It has been months since my last blog and I surely owe a number of articles. I have yet to update my ‘blogger information’ and thought that perhaps this is the best way to do it.
Last September, I celebrated ten years of working for conservation. It does not seem like such a long time, and indeed I feel that there is still so much to learn, but I also feel that I have crossed a threshold. Before my ten years were up, I felt a need to venture out onto a more challenging realm: higher education. By this, I mean not so much my own, but of others younger than I am. Having been accepted into the University of the Philippines College of Veterinary Medicine (UPCVM), I proceeded to try to re-educate almost half of the student population at the College. It was a big challenge, I realised, especially after announcing to the Wildlife Conservation Society of the Philippines that the UPCVM 2009 class would have graduated knowing more about Philippine biodiversity compared to their predecessors.
At the beginning of the school year, I was asked to co-ordinate the Wildlife and Laboratory Animal Medicine class. I felt that it was the opportunity I was waiting for. My methods were unconventional as they were ones I learned from my years of experience in conservation education. It was a different way of learning: holistic, participatory, playful and hopefully, one that my students will remember. We had debates on which conservation fields veterinarians could contribute best; games about animal taxonomy; interactive on-line quizzes; and a noisy obstacle race that served as the students’ third exam.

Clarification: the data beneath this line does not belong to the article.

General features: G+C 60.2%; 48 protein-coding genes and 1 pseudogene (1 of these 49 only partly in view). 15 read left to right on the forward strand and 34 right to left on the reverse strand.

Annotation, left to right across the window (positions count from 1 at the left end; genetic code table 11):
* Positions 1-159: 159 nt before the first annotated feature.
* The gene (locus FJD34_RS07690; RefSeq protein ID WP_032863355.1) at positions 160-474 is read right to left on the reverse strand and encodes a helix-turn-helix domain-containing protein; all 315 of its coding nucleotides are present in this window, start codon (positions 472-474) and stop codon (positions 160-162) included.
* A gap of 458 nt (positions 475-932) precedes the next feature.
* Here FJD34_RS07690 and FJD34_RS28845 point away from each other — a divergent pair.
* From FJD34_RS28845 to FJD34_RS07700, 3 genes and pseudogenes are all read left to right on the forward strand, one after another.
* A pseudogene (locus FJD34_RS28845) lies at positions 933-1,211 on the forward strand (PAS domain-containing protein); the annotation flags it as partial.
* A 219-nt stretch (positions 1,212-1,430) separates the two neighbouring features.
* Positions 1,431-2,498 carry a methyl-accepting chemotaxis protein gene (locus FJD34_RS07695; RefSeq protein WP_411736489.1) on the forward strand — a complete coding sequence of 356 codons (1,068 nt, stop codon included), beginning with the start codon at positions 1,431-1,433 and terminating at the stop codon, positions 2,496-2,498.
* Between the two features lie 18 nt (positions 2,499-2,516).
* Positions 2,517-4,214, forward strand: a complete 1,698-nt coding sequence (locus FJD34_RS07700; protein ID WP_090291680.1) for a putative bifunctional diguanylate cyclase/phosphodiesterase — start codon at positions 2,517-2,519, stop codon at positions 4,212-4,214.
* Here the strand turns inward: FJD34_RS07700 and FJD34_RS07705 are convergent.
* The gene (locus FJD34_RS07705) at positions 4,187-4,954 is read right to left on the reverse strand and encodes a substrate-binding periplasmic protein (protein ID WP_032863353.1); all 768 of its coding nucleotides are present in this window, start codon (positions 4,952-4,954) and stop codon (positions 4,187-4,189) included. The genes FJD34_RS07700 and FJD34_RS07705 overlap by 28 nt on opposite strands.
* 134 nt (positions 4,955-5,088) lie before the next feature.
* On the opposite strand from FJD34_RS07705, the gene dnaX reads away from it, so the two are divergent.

I know that we might have a long way to go and that my job takes me away from in-situ work, but I realise that we all have to make small sacrifices somehow and no one can beat the satisfaction of realising that now, my students can name more than ten animals that are endemic to the country. (At the beginning of the school year, they only knew the Philippine eagle and the Tamaraw.)
I hope that in time, I would have contributed to improving the Filipino veterinarian’s role in our own country’s conservation. For now, it makes me happy to know that a number of my students are interested in knowing how to treat illnesses of Philippine sailfin lizards, finding out what parasites infect Philippine forest turtles and determining baseline blood values of Visayan tarictic hornbills. These are tiny steps, yes, but paces that will serve as bases for a bigger niche for Filipino veterinarians in conservation.